That 11,000 square foot building housed our apartment that was our first love nest. It was where I burned cornbread and pea soup exploded onto the ceiling. Where my poor husband first witnessed my strange sleep habits, such as trying to convince him there were varmints in the bed.
It was where we had silly squabbles and then made up with a coffee smoothie and a Planet Earth marathon.
Where I draped myself over the box of K-mart clothing I was pricing and wanted to weep, believing I would never have the courage to write again.
Where we began talking about having a family, and we found out I was expecting: me all red-faced and stammering while holding up the positive pregnancy test; him glowing and grinning from ear-to-ear
I almost died in that love nest, when straight-line winds shattered the window of our apartment and sent glass hurtling through the air like knives, slicing into the couch cushions where I’d been writing moments before.
I wrote two and half books in that 11,000 square foot building. I mixed 100 batches of granola. Priced banana boxes crammed with 3,000 canned goods. For three years scoured toilets and wiped down sinks other people had dirtied (but I wore yellow Playtex gloves).
I lost myself in that building, and yet discovered that by surrendering to the fact that my life wasn’t turning out the way I had expected, I found my dreams anew.
My belly bowed with my unborn child and my arms draped with a rainbow of sweaters, I finished packing my Jeep with our belongings and followed my husband’s Jeep out to our land.
Together, we settled into our new love nest, and as our magnum opus grew in my womb, I wrote a story that was so graced in its telling, I knew it needed to be told.
Snow covered the field in front of our mountain home. And as daffodils pushed their way through the frosted crust, it was time for another change; it was time for rebirth again.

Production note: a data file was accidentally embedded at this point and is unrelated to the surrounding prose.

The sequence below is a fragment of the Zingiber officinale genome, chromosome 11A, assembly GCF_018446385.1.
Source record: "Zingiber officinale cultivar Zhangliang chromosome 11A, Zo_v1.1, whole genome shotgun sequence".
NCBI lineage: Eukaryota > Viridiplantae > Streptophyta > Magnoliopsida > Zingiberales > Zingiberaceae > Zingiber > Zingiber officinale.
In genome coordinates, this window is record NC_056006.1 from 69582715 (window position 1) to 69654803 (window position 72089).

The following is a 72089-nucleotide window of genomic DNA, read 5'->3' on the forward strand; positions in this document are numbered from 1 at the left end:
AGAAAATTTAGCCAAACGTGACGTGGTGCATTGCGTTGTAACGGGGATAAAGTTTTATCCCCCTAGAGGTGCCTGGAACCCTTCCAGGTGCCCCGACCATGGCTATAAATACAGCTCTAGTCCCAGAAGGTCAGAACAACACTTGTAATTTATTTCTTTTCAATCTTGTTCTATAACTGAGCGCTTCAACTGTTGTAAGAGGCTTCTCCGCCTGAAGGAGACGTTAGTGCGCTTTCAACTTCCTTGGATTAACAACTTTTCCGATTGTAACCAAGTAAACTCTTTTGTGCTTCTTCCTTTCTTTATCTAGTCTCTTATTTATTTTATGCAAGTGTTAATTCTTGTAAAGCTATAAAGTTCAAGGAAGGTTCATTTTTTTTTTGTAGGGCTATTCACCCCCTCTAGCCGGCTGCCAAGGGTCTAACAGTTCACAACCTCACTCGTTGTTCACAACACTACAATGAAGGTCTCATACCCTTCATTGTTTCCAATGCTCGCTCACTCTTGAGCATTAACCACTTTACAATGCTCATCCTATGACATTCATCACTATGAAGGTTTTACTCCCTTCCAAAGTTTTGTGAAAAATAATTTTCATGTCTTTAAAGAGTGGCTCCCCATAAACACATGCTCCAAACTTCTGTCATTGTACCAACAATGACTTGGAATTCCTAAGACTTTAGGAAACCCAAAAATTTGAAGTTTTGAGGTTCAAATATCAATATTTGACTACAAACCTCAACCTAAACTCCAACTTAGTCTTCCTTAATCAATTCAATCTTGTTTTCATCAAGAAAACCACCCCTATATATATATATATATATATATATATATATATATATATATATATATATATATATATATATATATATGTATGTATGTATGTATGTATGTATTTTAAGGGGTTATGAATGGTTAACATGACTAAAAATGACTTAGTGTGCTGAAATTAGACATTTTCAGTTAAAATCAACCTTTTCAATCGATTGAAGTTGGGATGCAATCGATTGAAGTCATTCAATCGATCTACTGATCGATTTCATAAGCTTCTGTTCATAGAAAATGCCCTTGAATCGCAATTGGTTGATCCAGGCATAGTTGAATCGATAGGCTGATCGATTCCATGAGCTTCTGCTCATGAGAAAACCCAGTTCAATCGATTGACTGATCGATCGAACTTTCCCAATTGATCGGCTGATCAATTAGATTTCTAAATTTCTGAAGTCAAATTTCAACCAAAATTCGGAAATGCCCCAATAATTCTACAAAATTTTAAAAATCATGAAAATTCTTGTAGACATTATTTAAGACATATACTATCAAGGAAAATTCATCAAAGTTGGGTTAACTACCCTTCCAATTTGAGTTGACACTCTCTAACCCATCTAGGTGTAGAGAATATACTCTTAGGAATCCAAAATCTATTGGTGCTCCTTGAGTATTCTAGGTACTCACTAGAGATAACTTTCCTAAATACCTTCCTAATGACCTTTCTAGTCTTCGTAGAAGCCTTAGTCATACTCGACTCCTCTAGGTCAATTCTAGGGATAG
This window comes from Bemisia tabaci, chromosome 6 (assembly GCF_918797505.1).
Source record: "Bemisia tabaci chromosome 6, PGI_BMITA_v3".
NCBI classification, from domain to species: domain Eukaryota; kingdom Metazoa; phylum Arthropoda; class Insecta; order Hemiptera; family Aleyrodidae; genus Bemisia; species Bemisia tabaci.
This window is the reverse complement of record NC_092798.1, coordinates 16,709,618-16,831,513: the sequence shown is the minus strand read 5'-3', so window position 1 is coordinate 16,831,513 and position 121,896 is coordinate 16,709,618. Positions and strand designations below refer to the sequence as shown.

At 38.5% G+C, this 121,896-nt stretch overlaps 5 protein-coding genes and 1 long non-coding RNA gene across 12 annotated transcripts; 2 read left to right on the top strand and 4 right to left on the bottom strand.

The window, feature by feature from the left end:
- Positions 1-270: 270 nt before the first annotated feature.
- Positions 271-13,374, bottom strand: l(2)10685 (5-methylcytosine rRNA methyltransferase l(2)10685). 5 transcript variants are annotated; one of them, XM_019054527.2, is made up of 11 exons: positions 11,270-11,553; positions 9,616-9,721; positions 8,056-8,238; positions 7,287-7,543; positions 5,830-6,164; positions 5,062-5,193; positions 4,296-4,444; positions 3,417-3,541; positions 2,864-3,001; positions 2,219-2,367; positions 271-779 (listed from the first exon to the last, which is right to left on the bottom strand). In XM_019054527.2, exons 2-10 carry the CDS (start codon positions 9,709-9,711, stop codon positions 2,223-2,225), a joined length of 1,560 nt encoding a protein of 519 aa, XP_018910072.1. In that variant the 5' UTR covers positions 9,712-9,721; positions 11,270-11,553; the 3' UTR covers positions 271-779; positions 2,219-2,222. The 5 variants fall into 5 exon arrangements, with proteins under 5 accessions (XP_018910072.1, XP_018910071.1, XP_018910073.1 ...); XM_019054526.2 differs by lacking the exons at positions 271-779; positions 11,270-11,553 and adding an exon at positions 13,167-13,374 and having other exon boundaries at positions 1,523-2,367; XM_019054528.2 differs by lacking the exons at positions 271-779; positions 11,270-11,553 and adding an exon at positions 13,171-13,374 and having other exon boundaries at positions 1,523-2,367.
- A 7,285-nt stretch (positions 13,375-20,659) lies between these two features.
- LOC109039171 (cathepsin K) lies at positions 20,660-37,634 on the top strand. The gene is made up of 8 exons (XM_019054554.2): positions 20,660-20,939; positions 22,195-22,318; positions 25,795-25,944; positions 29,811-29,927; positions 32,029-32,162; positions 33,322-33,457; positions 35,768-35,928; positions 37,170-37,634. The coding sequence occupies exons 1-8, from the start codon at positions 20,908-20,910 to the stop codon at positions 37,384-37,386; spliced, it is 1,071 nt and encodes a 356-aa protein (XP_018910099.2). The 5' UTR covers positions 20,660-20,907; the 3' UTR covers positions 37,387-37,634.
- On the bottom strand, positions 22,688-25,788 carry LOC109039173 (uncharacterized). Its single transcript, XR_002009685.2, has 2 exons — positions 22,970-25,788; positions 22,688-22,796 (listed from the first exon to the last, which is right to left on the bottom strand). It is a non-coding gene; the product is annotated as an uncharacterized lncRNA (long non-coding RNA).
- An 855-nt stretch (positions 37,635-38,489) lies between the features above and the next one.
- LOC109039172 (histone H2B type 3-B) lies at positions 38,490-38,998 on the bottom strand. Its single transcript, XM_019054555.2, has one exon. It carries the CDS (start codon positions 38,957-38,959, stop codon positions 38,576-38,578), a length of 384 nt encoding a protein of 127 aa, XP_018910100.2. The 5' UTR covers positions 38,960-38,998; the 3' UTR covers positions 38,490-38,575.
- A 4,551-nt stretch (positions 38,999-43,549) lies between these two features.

We introduced our daughter to the world and trembled, praying we had the ability to nurture her through life’s hardships and to also keep her safe.
For months we were both sleep-deprived and enraptured, as newly born as our newborn child.
And then, suddenly, miraculously, she was one—tugging clothes from her dresser drawers, eating with two hands, and beeping the horn of her “salvage title” Little Tikes car (it came in our store) while giving me her father’s ear-to-ear grin.
Today, the field is a sheet of white outside our home. My daughter slumbers in her bed with her plump, stocking feet thrust through the slats, where I rubbed them until she nodded off and I could spider-walk out the door.
My husband is at our store that is no longer our store. He is moving banana boxes of our belongings, getting us ready for transition.
Though I am scared of change (abhor it, really), looking at what I have written, I realize that if I had not overcome my fear of marriage, I would not have my husband who is both my anchor and my sails.
If I had not overcome my fear of parenting, I would not have a child who nestles beneath my chin and thaws my heart with her breath.
And so, I will not kick against the current of change, but will allow it to sweep over me and direct me in the way I should go.
For a life fully controlled is a life devoid of adventure, and what great stories were ever spawned through that?
Do you kick against change like I do or embrace it?